Directed by Michael Curtiz
Written by Robert Tasker & Earl Baldwin
Based on The Terror 1931 play by Howard W. Comstock Allen C. Miller
Photography by Ray Rennahan
Art Director: Anton Grot
Film Editor: George Amy
Music by Vitaphone Orchestra conducted by Leo F. Forbstein
Cast: Lionel Atwill (Dr. Jerry Xavier), Fay Wray (Joanne Xavier), Lee Tracy (Lee Taylor), Preston Foster (Dr. Wells), John Wray (Dr. Haines), Harry Beresford (Dr. Duke), Arthur Edmund Carewe (Dr. Rowitz), Leila Bennett (Mamie), Robert Warwick (Police Commissioner Stevens), George Rosener (Otto)
Warner Archive has done monster movie fans a huge service with their miraculous restoration of Michael Curtiz’s Doctor X (1932).
The horror movies of the early 30s are a weird, wicked, wonderful lot — with the Pre-Code ones having the added benefit of being able to go a bit further with what we see and what’s hinted at. Doctor X, for instance, has cannibalism as one of its tasteless themes — and while we don’t see any actual people-munching, just a year later, merely mentioning it would’ve given the censors fits.
That’s what makes these old movies appeal to me so. Since they can mention, or allude to, just about anything, that’s exactly what they do. When it comes to the lurid, everything goes, and let the very skanky chips fall where they may. Doctor X touches on all kinds of dreadful things: cannibalism, mutilation, rape, a heart in a jar, prostitution. They just pile ’em all on, and if it doesn’t make a whole lot of sense, well, that’s OK. Ah, the joys of Pre-Code Horror.
There’s a cannibalistic serial killer working nights in New York City. About all witnesses can offer up is that he’s hideous-looking. The cops turn to Doctor Xavier (Lionel Atwill) when they see a connection between these nasty killings and his medical academy. The fact that some of the researchers there are studying things like cannibalism and the effects of the moon on the human psyche only adds to their suspicion.
Dr. Xavier gathers these doctors and researchers, along with his daughter (Fay Wray) at his beachside home to try to sort out the killings. A reporter (Lee Tracy) makes his way there, too. This sets up a murder mystery with a little haunted house picture nailed to it, spiced up with as much out-and-out weirdness as they could get away with.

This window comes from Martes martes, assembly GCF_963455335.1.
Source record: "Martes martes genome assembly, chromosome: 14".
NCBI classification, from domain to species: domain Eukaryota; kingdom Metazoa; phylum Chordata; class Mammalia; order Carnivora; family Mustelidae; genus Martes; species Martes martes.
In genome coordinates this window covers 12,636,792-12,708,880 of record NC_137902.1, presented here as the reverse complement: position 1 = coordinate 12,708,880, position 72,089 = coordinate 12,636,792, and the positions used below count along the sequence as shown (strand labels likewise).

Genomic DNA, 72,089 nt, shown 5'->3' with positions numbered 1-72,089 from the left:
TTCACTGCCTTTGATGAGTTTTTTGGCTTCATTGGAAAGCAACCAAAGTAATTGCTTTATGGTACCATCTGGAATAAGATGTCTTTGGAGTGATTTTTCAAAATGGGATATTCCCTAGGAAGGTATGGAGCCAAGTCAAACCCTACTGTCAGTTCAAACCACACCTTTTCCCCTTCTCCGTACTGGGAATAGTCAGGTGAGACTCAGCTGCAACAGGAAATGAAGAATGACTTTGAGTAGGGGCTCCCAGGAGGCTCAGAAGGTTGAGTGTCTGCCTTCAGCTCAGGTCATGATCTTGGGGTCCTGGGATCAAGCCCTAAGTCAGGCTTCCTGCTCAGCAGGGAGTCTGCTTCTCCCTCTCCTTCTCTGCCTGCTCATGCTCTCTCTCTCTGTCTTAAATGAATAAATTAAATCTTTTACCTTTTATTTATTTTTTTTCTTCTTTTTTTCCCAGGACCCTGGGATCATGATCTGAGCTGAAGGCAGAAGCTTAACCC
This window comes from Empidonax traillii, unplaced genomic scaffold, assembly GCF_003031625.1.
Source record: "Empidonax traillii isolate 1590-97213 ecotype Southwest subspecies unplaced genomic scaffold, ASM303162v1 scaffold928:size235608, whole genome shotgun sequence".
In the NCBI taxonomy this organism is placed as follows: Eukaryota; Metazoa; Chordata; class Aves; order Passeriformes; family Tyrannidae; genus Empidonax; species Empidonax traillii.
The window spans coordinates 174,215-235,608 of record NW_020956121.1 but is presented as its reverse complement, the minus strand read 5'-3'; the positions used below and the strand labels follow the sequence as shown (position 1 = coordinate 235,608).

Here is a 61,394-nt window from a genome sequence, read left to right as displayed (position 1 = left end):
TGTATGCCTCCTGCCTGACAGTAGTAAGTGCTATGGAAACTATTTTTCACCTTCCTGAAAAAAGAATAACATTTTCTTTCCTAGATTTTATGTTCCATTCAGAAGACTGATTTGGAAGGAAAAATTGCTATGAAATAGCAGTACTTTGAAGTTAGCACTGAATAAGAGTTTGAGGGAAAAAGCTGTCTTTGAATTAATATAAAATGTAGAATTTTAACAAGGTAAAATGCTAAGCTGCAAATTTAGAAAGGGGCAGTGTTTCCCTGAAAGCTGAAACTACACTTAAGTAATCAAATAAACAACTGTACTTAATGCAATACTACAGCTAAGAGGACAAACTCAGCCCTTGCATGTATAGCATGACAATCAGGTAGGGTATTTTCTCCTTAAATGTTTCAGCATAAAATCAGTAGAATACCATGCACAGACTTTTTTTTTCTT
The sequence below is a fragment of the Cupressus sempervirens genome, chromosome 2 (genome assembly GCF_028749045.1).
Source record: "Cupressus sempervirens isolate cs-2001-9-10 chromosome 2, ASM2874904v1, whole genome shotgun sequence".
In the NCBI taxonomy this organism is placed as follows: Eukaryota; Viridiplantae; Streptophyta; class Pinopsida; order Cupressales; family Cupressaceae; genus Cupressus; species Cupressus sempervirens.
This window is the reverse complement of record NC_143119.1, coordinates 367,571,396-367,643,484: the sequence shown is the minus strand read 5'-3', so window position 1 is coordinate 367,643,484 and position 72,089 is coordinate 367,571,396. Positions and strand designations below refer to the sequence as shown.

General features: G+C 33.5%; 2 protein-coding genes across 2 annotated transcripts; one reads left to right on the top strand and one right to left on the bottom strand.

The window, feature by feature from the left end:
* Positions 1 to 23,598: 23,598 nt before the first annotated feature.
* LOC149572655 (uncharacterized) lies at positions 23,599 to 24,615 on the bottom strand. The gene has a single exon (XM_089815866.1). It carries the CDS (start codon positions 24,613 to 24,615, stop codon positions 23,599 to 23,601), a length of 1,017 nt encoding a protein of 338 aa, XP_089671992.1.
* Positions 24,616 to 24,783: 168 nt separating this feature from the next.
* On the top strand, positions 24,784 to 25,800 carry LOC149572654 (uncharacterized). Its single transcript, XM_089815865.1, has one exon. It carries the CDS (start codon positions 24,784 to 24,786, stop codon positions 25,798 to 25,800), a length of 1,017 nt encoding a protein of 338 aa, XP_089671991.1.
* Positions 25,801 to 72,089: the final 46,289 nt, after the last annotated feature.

Lionel Atwill is a lot of fun as Dr. X. He’d make a career out of mining the mad doctor vein he created here. Fay Wray is charming, and really lovely in this early Technicolor. Of course, she’s one of cinema’s all-time great screamers. As the spunky reporter, Lee Tracy gets old pretty quickly. And I don’t buy it for a second that Fay Wray would fall for him.
Art director Anton Grot and cinematographer Ray Rennahan use the two-strip Technicolor’s limited color palette for all it’s worth, creating plenty of mood and some downright weird images — with a decided emphasis on green. These otherworldly hues, coupled with the picture’s sinister, suggestive subject matter, come together to create something truly weird and downright creepy.
Almost a year ago, Warner Archive treated us to a restored Blu-Ray of Warner’s later color horror picture, The Mystery Of The Wax Museum (1933). (The success of Doctor X spawned Wax Museum, which was created by many of the same folks.) A couple of well-worn 35mm prints were all they had to work with, and the results were eye-poppingly beautiful. With Doctor X, they faced a similar task, and the results are just as startling. If you can, dig out the old laserdisc (which we all used to oooh and ahhh over), and you’ll see just how much work was done here. It’s easy to focus on the visuals, which are so rich and moody, but the soundtrack has been given a thorough cleaning as well.
Doctor X was restored by UCLA Film & Television Archive and The Film Foundation in association with Warner Bros. Entertainment Inc. Funding was provided by the Hobson/Lucas Family Foundation. A big thanks to all those associated with this. It’s incredible.
Warner Archive has put together another impressive package for this one. There are two commentaries, a couple documentaries — along with the alternate black and white version, which was shot alongside the color version. There are subtle differences, but most of the takes are the same.
It’s amazing to think that us movie nuts used to travel sizable distances to see Doctor X in color — any kind of color. And now, for about the price of a pizza, we can have it in our homes looking as good, if not even better, than it did in theaters back in 1932. This one’s as essential as it gets.